Yes you are… I am… we are! That bold claim needs proof, which I can give you, and you will probably accept if you buy Buddha’s view of what ‘you, I and we‘ truly are. In other words, if you don’t accept Buddha’s Four Noble Truths as being true, at least in principle, this post may not be your cup of tea. (photo: an immortal Taoist sage)
This view of our immortality is linked to Buddha’s 2nd Noble Truth in particular. Note the underlined comments about our illusion of self:
The Second Noble Truth is the cause of suffering. The cause of suffering is lust. The surrounding world affects sensation and begets a craving thirst that clamors for immediate satisfaction. The illusion of self originates and manifests itself in a cleaving to things. The desire to live for the enjoyment of self entangles us in a net of sorrows. Pleasures are the bait and the result is pain.
I’ve been reviewing Buddha’s Truths during my morning headstand for decades, and it’s taken that long to fathom completely this connection between my self and my holdings. Why? Surely, this supports the ‘we only understand what we know‘ hypothesis. Also interesting is how this morning review is never boring, as long as I ‘own it’ intuitively — not by rote.
About 10 years ago(1) I really started taking particular notice of this “illusion of self” aspect, and began feeling how entwined my sense of self and my possessions were. By possessions, I mean no matter what I value, be they material things, ideals, or beliefs. The holding-on-to, regardless of what, produces and maintains the illusion of self — the ego.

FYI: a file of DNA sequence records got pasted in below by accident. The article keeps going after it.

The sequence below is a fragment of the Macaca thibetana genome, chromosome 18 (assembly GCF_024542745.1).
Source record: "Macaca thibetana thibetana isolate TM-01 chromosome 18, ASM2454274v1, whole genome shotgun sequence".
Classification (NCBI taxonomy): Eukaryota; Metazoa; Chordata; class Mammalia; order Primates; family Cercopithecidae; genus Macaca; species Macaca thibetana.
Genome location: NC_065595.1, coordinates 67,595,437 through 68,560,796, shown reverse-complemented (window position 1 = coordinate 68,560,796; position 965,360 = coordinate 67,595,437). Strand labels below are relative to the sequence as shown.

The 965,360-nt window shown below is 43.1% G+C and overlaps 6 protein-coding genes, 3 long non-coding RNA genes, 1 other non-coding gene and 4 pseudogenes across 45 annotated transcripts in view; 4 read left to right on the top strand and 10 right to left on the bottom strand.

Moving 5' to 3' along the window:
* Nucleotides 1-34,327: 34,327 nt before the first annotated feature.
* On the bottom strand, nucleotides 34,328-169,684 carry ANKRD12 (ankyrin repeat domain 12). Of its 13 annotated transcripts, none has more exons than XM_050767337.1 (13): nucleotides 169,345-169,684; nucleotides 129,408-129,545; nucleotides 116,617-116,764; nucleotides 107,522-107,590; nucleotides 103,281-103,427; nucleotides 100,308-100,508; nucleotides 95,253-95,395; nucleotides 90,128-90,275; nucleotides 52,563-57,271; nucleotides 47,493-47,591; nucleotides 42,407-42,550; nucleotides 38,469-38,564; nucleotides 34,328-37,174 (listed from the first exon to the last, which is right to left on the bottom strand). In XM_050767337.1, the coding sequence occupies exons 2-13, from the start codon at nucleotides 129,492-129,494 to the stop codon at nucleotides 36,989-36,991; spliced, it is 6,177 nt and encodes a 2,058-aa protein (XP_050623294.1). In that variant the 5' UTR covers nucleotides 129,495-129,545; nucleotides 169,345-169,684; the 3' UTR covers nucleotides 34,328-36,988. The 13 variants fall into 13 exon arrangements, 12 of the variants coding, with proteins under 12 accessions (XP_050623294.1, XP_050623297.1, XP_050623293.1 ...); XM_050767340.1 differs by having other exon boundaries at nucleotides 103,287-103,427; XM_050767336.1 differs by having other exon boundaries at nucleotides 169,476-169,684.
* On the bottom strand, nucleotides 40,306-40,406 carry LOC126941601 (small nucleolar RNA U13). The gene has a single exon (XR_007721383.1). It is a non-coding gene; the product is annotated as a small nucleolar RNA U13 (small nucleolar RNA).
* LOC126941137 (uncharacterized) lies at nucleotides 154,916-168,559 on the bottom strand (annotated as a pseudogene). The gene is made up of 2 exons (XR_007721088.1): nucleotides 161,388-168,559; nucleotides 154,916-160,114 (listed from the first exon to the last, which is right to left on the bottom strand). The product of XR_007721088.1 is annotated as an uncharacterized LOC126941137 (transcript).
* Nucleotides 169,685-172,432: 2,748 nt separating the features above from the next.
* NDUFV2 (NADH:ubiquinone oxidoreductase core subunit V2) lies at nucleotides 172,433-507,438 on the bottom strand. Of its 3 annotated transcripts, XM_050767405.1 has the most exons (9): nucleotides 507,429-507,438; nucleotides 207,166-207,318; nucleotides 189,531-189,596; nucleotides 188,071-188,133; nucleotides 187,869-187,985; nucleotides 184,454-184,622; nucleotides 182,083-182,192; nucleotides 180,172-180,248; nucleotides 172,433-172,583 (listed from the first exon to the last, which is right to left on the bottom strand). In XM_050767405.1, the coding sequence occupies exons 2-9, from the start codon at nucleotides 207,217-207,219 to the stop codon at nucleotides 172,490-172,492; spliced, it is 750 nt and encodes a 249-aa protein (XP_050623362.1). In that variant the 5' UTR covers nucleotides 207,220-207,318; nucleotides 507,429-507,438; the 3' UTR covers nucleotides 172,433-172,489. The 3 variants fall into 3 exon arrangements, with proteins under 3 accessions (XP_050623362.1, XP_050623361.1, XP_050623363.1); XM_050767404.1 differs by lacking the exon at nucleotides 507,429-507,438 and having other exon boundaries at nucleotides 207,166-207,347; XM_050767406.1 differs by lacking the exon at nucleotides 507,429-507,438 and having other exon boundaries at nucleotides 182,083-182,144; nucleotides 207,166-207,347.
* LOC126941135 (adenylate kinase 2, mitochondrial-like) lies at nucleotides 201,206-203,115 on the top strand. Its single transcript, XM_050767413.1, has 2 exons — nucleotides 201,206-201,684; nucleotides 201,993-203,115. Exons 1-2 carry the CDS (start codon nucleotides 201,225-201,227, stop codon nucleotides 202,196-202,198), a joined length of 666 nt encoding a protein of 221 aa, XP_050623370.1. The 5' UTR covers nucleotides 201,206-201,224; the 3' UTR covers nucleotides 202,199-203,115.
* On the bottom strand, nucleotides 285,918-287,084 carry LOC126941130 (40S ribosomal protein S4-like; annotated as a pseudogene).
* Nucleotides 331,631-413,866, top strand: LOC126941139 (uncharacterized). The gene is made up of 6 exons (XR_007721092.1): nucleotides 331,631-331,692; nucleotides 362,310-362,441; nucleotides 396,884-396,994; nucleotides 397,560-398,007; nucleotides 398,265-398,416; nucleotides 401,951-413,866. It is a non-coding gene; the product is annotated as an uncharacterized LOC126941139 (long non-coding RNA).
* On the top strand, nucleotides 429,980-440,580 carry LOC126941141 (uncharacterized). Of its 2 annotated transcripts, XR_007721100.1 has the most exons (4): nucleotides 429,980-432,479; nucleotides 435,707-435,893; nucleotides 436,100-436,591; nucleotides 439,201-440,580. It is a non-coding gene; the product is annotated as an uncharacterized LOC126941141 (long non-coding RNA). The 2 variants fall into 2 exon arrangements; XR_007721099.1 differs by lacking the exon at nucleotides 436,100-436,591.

The Immortal Illusion
The more deeply I can connect myself, my ego, to just the holding-on-to experience, the more universal “I am” feels. In other words, it is not the particular object or ideal to which I cling, but the clinging experience that connects me to the immortal. On the other hand, the more I cling to particular objects or ideals the more intensely mortal I am guaranteed to feel.
The profound sameness inherent in the overall clinging experience never dies when a particular individual’s body dies. The clinging continues by all those who live out their lives, generation after generation. The illusion of “I” is maintained, ad infinitum…
… Or until our Sun bloats up into a red giant, expanding until it consumes the Earth’s orbit. The heating Sun will evaporate the Earth’s oceans away, and then solar radiation will blast away the hydrogen from the water. The Earth will never have oceans again. It will eventually become molten again.
… Or perhaps not until even then. Even then, ‘The illusion of self originates and manifests itself in a cleaving to things‘ process will continue to play itself out in other sentient creatures somewhere else in the universe.
… Or perhaps, ad infinitum will end if the universe just peters out as it expands into its cold dark future. On the other hand, perhaps the universe will fold back onto itself, implode as it were, and presto, initiate the next Big Bang. Then immortality will truly continue forever.
Retuning to Earth
Mind you, not only are you immortal going forward. Such immortality flows backward in time as well. Embracing a firmer sense of the illusion-of-self’s origin, also connects you to all those who have gone before. Simply said, you are now living through the same essential experience as all those long dead and gone experienced before you. Life’s struggle continues through your life currently. Essentially, you are them; this is just Tvat Tvam Asi from another angle.